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Airport Security Checkpoint Trays May Carry Respiratory Risk: Study

More than half of the plastic trays at airport security checkpoint tested positive for respiratory viruses, according to the findings of a recent study. 

Research from Finland found that many of the surfaces at airports pose a risk of spreading viral respiratory infections, such as the flu, with security checkpoint trays having the highest amounts of viruses found on them. The findings were published  August 29, in the journal BMC Infectious Diseases.

International and national travel pose a risk of flu transmission and other respiratory ailments for travelers. For that reason, researchers tested surfaces in the Helsinki-Vantaa airport in Finland for respiratory viruses during peak flu season during the winter of 2015–2016.

Researchers focused their investigation on the presence of respiratory viruses in the passenger area of the airport. Surface and air samples were collected weekly at three different time points during peak flu season.

Surfaces were tested for 10 different respiratory viruses, including influenza A and B, respiratory syncytial virus, adenovirus, rhinovirus and coronaviruses (229E, HKU1, NL63 and OC43).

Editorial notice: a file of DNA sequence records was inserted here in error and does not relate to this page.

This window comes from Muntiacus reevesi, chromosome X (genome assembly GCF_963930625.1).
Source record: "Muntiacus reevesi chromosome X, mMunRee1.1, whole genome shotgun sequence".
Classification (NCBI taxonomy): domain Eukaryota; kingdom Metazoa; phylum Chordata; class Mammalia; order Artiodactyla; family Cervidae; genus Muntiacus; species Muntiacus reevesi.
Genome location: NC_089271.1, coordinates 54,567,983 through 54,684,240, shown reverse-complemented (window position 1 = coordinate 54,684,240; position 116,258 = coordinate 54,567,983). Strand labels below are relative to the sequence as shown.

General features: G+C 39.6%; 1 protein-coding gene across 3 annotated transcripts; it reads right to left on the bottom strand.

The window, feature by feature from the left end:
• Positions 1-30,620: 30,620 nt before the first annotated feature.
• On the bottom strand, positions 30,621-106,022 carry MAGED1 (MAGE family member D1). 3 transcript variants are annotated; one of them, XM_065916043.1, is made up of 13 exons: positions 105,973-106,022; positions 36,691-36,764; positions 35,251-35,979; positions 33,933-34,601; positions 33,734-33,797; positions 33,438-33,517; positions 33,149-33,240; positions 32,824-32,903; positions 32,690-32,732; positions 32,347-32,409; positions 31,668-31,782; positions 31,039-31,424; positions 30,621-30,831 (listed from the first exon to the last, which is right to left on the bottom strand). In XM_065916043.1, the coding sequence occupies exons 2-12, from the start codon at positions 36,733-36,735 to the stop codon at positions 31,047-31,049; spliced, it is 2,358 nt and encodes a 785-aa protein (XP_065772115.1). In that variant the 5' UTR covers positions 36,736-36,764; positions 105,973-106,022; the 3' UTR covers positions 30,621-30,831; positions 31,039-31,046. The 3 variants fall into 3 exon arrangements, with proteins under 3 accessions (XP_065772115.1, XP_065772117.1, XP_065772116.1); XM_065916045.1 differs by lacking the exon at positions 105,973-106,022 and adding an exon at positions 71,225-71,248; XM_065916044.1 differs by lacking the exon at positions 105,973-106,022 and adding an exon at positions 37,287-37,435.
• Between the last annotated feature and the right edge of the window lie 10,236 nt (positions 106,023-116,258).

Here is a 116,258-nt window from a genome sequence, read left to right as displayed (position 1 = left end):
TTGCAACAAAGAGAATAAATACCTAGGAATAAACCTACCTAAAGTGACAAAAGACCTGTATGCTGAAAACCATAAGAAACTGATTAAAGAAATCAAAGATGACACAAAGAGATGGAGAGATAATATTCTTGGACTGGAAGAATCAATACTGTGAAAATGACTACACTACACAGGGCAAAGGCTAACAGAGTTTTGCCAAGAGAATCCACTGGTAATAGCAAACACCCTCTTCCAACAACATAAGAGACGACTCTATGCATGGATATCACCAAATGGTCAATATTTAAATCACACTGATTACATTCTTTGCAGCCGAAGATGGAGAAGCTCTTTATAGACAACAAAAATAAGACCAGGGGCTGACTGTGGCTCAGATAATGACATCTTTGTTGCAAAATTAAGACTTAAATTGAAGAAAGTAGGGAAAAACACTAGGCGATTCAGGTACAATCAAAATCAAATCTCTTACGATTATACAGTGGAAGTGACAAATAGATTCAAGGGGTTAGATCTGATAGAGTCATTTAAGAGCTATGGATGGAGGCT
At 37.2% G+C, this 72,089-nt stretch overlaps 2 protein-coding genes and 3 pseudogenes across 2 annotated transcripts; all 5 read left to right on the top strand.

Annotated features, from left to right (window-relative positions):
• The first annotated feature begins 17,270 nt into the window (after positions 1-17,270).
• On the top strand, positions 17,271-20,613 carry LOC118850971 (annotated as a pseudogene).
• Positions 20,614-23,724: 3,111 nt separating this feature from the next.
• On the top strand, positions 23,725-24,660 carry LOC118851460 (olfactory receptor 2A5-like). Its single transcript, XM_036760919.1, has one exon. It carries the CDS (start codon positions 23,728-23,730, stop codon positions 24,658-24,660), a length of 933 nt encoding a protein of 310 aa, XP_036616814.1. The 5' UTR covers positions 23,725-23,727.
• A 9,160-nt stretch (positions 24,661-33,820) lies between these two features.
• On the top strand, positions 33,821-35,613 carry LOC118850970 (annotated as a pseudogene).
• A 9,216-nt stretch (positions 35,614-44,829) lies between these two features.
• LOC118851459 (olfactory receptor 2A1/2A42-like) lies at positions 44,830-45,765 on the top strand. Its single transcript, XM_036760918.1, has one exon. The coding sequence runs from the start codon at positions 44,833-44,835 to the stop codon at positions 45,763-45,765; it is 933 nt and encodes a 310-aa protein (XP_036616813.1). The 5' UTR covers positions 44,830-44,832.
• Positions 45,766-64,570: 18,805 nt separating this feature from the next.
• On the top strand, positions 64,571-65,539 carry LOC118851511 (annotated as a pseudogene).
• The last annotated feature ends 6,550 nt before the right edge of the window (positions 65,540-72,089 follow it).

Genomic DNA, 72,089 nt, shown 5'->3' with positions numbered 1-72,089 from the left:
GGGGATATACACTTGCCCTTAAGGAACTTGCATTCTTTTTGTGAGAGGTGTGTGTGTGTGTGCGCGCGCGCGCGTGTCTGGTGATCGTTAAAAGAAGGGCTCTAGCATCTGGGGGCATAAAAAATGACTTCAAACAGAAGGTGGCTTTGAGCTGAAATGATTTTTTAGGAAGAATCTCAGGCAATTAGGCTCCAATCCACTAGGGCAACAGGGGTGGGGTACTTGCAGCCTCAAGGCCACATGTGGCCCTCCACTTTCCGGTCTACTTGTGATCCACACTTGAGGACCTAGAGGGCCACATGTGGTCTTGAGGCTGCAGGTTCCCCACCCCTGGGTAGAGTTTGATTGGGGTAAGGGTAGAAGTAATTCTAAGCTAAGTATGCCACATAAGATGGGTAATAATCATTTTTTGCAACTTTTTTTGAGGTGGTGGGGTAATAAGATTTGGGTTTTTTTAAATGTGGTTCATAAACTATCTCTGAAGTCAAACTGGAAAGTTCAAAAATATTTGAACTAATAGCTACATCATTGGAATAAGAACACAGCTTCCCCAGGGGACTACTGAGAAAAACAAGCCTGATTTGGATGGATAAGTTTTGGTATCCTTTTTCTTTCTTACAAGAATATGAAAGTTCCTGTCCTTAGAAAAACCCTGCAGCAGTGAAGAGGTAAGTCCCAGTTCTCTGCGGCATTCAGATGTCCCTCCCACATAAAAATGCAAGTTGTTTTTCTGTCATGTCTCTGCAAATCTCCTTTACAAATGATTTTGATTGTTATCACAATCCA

At least one respiratory virus was found on 10% of surfaces sampled and in air samples, researchers noted. About 67% of surfaces in the children’s play area also tested positive for flu viruses. Roughly half of the buttons on shop payment terminals also tested positive, 14% of handrail stairs, and 33% of desks and glass partitions at passport control areas.

Surprisingly, no respiratory viruses were found on toilet surfaces.

However, plastic security checkpoint trays posed the greatest threat of transmission, with more than 50% of trays testing positive for respiratory viruses. Plastic trays had the highest virus levels found of the surfaces tested at the airport.

“Of the surfaces tested, plastic security screening trays appeared to pose the highest potential risk, and handling these is almost inevitable for all embarking passengers,” the researchers wrote.

Researchers emphasized the trays posed the greatest threat because those are times that are touched by every single airport visitor. Comparatively, not every airport visitor will visit the children’s play area. This allows the proliferation and spread of respiratory viruses.

The majority of viruses found, about 40% were rhinovirus. Roughly 30% of surfaces also tested positive for coronavirus.

Researchers said the findings should be used to help educate the public about how viral infections spread. They also recommended campaigns to emphasize proper hand washing and covering a cough with a tissue or sleeve to reduce the risk of transmission.

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